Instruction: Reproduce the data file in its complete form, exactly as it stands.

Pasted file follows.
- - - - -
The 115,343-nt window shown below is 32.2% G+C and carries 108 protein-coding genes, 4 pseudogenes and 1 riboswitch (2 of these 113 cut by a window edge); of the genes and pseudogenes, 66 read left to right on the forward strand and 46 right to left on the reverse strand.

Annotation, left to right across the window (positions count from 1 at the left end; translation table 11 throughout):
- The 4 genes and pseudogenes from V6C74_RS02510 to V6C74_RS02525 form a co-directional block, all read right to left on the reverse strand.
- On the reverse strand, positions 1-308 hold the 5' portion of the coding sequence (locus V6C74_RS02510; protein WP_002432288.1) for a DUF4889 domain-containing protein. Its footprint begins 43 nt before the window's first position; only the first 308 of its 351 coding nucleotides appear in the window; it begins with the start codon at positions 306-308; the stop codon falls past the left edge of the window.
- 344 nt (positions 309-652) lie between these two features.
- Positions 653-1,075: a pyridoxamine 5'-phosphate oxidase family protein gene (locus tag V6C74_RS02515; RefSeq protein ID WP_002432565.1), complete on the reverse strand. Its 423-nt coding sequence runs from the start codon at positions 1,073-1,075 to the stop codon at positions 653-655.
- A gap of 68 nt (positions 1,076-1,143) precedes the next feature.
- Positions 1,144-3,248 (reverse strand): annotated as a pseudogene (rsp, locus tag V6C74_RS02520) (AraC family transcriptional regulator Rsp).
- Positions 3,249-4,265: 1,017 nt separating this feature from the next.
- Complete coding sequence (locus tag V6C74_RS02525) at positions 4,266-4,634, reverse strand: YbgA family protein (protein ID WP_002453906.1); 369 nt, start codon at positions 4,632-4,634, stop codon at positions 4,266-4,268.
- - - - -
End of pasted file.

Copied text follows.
The 115,343-nt window shown below is 32.2% G+C and carries 108 protein-coding genes, 4 pseudogenes and 1 riboswitch (2 of these 113 cut by a window edge); of the genes and pseudogenes, 66 read left to right on the forward strand and 46 right to left on the reverse strand.

Annotation, left to right across the window (positions count from 1 at the left end; translation table 11 throughout):
- The 4 genes and pseudogenes from V6C74_RS02510 to V6C74_RS02525 form a co-directional block, all read right to left on the reverse strand.
- On the reverse strand, positions 1-308 hold the 5' portion of the coding sequence (locus V6C74_RS02510; protein WP_002432288.1) for a DUF4889 domain-containing protein. Its footprint begins 43 nt before the window's first position; only the first 308 of its 351 coding nucleotides appear in the window; it begins with the start codon at positions 306-308; the stop codon falls past the left edge of the window.
- 344 nt (positions 309-652) lie between these two features.
- Positions 653-1,075: a pyridoxamine 5'-phosphate oxidase family protein gene (locus tag V6C74_RS02515; RefSeq protein ID WP_002432565.1), complete on the reverse strand. Its 423-nt coding sequence runs from the start codon at positions 1,073-1,075 to the stop codon at positions 653-655.
- A gap of 68 nt (positions 1,076-1,143) precedes the next feature.
- Positions 1,144-3,248 (reverse strand): annotated as a pseudogene (rsp, locus tag V6C74_RS02520) (AraC family transcriptional regulator Rsp).
- Positions 3,249-4,265: 1,017 nt separating this feature from the next.
- Complete coding sequence (locus tag V6C74_RS02525) at positions 4,266-4,634, reverse strand: YbgA family protein (protein ID WP_002453906.1); 369 nt, start codon at positions 4,632-4,634, stop codon at positions 4,266-4,268.